Evolution of Methicillin-Resistant Staphylococcus Aureus

Contributed by Priya Chopra, Shoeb Lallani, Rahul Mohan, Vivek Sawhney, Matt Wu, Manal Zafar

Perhaps you may think that humans cannot influence the evolution of MRSA. However, this is not the case. For years, humans have used antibiotics to treat many types of bacterial infections, ranging from Staphylococcus aureus infection to Streptococcus. Antibiotics can be found in places you might not expect, such as hand soaps, cleaners, toothpaste, and in livestock that have contact with humans (Nerby et al., 2011). The use of antibiotics in a wide variety of places promotes the development of a diverse range antibiotic resistance in S.aureus.

A Video on The Evolution of MRSA

You may also think that MRSA evolved/continues to evolve randomly by chance. However, the fact that humans continually introduce numerous antibiotics to bacteria promotes the evolution of bacteria in a way that promotes its own survival. Humans provide the selective pressure to prompt bacteria to evolve characteristics that will maximize its fitness in its host. For example, if we introduce an antibiotic to a population, there may be a select few bacteria that have a mutation or gene that confers antibiotic resistance, which can then be passed onto future generations (vertical gene transfer). This leads to antibiotic resistance, and, to make things worse, resistance can then also be transferred by horizontal gene transfer (between different species) (Giedraitiene et al., 2011). For example, S. aureus can develop resistance to an antibiotic used to treat a nearby different bacterial infection, like tuberculosis, by means of horizontal gene transfer. This resistance can then be shared to the rest of the S. aureus population via vertical gene transfer.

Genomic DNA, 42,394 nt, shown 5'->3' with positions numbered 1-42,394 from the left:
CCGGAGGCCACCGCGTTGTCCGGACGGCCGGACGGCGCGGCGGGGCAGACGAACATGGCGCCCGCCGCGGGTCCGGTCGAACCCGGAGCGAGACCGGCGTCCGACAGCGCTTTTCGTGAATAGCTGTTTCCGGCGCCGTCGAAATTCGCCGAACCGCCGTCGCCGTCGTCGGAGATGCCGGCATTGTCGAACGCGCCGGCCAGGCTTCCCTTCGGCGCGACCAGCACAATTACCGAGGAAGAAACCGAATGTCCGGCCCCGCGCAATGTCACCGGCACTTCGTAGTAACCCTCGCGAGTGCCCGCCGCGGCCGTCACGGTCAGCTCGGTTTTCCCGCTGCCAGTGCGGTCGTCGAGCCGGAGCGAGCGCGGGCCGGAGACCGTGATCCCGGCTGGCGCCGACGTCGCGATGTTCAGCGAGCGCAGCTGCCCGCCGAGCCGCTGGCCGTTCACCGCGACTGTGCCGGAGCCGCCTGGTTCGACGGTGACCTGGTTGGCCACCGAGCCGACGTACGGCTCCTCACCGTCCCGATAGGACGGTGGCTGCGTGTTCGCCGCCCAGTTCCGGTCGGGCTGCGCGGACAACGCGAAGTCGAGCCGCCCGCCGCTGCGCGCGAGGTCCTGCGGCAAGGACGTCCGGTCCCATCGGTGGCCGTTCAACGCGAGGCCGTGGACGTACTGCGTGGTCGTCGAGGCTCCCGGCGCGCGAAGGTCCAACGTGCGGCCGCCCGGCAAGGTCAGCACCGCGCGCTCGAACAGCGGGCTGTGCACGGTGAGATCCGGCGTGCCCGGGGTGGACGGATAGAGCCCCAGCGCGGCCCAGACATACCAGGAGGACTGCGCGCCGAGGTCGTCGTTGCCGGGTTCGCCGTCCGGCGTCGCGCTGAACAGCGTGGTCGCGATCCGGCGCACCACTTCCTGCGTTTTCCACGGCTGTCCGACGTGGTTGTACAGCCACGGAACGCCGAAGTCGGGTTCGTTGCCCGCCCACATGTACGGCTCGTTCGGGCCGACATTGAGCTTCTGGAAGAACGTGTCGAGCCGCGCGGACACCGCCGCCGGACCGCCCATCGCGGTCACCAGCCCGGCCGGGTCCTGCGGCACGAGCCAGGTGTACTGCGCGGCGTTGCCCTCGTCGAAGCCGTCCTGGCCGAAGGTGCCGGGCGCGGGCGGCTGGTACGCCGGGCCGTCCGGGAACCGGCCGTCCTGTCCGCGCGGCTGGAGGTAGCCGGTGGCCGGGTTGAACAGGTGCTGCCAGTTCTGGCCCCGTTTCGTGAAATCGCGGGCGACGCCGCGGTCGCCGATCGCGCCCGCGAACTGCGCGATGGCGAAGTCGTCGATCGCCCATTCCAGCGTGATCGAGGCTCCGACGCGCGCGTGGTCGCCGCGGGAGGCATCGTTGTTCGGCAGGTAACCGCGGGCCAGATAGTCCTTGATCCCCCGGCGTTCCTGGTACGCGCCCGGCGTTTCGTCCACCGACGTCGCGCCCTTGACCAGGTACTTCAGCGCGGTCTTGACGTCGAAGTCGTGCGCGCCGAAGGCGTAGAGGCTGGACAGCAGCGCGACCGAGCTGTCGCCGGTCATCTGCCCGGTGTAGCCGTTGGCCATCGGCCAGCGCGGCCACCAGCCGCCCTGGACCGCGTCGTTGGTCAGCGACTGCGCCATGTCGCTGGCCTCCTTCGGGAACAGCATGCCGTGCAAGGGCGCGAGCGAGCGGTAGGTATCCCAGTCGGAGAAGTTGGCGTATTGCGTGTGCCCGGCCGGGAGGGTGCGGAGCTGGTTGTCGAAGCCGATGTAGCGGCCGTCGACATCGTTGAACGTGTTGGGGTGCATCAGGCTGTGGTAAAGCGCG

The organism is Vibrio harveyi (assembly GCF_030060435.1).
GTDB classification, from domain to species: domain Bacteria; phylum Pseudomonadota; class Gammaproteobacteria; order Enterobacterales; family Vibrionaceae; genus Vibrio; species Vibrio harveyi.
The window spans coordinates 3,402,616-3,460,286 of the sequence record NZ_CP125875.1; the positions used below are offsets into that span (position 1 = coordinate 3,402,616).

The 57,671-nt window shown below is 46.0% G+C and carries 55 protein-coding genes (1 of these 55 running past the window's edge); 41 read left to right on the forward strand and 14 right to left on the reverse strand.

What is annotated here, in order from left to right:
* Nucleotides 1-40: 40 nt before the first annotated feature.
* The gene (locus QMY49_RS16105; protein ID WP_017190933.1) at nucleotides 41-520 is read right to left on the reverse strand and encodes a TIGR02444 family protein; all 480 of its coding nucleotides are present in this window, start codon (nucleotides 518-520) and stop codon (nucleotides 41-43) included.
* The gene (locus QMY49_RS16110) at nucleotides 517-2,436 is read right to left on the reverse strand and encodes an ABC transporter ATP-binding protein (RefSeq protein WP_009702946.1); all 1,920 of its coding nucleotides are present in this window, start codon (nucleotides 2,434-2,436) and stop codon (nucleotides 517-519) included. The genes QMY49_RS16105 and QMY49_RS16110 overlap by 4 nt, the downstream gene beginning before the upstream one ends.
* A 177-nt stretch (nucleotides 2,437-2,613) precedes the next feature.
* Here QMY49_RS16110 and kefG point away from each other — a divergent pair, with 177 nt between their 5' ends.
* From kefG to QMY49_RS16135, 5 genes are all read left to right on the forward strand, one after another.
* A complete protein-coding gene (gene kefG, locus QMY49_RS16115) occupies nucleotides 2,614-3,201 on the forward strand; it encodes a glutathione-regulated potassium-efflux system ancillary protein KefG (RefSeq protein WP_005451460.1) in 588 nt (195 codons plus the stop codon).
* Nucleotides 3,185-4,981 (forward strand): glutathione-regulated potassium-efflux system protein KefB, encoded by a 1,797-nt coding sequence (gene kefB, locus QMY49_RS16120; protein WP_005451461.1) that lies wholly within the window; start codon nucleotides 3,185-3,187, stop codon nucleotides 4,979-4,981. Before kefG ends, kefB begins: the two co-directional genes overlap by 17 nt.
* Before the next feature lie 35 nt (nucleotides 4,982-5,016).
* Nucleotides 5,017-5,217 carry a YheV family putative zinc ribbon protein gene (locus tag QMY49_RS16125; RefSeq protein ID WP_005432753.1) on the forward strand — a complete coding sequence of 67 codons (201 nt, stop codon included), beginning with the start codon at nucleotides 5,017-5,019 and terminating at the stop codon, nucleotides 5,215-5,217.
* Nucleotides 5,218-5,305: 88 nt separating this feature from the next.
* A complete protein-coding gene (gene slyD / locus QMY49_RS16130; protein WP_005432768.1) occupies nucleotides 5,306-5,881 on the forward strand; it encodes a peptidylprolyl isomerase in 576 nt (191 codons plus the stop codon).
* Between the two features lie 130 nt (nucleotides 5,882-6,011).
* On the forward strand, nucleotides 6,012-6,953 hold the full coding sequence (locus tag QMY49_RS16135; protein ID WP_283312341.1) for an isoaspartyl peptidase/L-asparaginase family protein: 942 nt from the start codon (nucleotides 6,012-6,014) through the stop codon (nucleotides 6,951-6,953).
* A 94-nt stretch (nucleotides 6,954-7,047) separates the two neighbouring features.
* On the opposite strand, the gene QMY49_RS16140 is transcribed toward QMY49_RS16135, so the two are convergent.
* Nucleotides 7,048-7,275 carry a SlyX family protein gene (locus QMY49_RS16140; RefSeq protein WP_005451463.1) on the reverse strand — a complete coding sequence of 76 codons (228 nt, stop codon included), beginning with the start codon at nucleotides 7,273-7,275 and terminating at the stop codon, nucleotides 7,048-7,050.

Eventually, many strains of MRSA evolve, and new antibiotics need to be created in order to treat the strains. So, next time your doctor gives you antibiotics, think about the evolutionary consequences of introducing these antibiotics to your body.

To learn more…

Cogen A. L., Nizet V., Gallo R. L. (2009). Skin microbiota: a source of disease or defense? British Journal of Dermatology, 158(3): 442-455.

Fomda B. A., Thokar M. A., Ray P. (2014). Prevalence and genotypic relatedness of methicillin resistant Staphylococcus aureus in a tertiary care hospital. Journal of Postgraduate Medicine, 60(4): 386-9.

Giedraitiene A., Vitkauskiene A., Naginiene R., Pavilonis A. (2011). Antibiotic Resistance Mechanisms of Clinically Important Bacteria. Medicina, 47(3): 137-46.

McNulty C., Boyle P., Davey P. (2007). The public’s attitudes to and compliance with antibiotics. Journal of Antimicrobial Chemotherapy, 60: 63-68.

Micek S. T. (2007). Alternatives to Vancomycin for the Treatment of Methicillin-Resistant Staphylococcus aureus Infections. Clinical Infectious Diseases, 45: 184-190.

Nerby J.M., Gorwitz R., Harriman K. (2011). Risk factors for household transmission of community-associated methicillin-resistant Staphylococcus aureus. Pediatric Infectious Disease Journal, 30(11): 927-32.

Planet P. J., LaRussa S. J., Dana A., Smith H., Xu A. (2013). Emergence of the Epidemic Methicillin-Resistant Staphylococcus aureus Strain USA300 Coincides with Horizontal Transfer of the Arginine Catabolic Mobile Element and speG-mediated Adaptations for Survival on Skin. American Society for Microbiology, 4, 13.

Poole K. (2007) Efflux pumps as antimicrobial resistance mechanisms. Annals of Internal Medicine, 39(3): 162-76.

Wielders C. L., Fluit A., Schmitz F., mecA Gene Is Widely Disseminated in Staphylococcus aureus Population, Journal of Clinical Microbiology, 40(11): 3970-3975.  

Leave a Reply

Your email address will not be published. Required fields are marked *